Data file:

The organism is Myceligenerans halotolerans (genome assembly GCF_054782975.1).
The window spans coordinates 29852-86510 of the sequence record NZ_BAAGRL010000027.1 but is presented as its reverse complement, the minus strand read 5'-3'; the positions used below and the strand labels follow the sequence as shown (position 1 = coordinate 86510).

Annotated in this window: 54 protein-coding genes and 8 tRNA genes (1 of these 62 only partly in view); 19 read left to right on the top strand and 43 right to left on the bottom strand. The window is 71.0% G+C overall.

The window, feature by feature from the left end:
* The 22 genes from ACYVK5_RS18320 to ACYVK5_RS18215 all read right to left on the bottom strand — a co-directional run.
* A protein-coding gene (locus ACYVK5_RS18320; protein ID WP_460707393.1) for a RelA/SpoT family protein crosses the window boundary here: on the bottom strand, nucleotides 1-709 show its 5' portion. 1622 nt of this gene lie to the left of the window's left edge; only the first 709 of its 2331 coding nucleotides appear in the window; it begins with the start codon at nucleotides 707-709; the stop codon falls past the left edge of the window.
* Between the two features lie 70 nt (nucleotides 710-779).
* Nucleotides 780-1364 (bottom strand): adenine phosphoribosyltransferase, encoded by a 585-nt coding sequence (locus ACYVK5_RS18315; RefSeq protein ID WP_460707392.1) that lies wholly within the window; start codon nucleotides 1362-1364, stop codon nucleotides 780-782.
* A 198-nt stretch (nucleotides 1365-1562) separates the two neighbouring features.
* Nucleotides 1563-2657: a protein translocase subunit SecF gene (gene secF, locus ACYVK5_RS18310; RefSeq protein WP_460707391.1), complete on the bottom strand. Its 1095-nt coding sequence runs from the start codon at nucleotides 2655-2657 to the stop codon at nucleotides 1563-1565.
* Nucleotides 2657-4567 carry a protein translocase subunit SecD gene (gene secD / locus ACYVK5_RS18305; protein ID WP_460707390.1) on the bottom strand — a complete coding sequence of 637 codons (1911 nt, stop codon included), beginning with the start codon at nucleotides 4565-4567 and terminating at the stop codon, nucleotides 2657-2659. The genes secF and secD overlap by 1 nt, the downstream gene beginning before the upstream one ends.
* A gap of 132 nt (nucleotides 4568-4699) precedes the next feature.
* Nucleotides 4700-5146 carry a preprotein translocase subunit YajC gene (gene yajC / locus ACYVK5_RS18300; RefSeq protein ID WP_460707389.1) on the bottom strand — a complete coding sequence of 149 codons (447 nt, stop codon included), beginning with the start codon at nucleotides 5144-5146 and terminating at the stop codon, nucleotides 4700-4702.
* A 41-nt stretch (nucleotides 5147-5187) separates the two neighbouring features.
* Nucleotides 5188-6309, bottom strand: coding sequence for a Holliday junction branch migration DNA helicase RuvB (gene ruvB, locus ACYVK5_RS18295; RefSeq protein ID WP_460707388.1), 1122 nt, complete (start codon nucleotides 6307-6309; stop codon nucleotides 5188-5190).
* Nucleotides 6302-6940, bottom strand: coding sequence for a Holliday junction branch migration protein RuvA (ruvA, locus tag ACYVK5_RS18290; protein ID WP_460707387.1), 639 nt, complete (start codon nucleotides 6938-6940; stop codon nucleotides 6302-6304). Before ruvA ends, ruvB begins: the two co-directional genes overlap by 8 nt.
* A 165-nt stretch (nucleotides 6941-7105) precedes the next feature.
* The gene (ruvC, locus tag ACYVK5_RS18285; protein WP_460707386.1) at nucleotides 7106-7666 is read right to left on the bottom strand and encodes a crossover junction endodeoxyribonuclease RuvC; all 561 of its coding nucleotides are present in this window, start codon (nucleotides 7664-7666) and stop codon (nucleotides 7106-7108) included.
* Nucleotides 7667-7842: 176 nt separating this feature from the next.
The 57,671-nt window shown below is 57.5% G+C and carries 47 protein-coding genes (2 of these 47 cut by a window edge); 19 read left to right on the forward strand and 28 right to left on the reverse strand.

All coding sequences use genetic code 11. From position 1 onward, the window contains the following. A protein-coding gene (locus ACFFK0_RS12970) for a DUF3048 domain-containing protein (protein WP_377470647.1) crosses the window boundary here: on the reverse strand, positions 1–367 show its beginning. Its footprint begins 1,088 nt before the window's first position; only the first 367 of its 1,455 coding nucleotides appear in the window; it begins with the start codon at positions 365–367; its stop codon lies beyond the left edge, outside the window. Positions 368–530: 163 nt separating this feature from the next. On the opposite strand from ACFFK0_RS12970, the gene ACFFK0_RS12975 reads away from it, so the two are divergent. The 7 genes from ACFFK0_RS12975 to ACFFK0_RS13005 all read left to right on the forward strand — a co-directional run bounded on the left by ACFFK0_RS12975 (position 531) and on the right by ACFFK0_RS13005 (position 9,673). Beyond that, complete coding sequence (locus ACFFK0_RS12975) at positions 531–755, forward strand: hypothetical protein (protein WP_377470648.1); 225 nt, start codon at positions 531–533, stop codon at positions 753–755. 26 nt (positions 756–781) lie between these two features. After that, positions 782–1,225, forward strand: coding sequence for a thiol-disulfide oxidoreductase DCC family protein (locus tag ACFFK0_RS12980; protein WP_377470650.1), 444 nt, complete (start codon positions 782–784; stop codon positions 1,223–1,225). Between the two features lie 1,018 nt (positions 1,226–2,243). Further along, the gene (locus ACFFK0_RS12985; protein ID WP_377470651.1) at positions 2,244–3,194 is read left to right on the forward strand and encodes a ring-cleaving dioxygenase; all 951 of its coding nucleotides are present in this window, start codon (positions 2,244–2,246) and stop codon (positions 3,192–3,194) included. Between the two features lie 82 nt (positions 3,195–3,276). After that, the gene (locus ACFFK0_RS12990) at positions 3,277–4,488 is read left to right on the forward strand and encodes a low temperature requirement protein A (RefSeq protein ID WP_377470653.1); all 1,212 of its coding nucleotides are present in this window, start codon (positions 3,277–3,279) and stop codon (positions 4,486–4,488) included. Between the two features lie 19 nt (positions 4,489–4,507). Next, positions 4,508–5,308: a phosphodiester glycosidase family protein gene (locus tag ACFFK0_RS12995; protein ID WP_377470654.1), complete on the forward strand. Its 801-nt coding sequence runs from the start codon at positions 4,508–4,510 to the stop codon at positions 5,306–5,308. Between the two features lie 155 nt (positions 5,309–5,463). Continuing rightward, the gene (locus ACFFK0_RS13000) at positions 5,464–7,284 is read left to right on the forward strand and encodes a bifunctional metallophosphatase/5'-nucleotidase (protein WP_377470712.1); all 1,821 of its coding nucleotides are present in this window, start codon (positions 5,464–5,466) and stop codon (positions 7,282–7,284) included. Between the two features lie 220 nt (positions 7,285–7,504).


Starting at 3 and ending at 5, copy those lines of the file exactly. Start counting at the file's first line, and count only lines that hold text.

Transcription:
Annotated in this window: 54 protein-coding genes and 8 tRNA genes (1 of these 62 only partly in view); 19 read left to right on the top strand and 43 right to left on the bottom strand. The window is 71.0% G+C overall.

The window, feature by feature from the left end:
* The 22 genes from ACYVK5_RS18320 to ACYVK5_RS18215 all read right to left on the bottom strand — a co-directional run.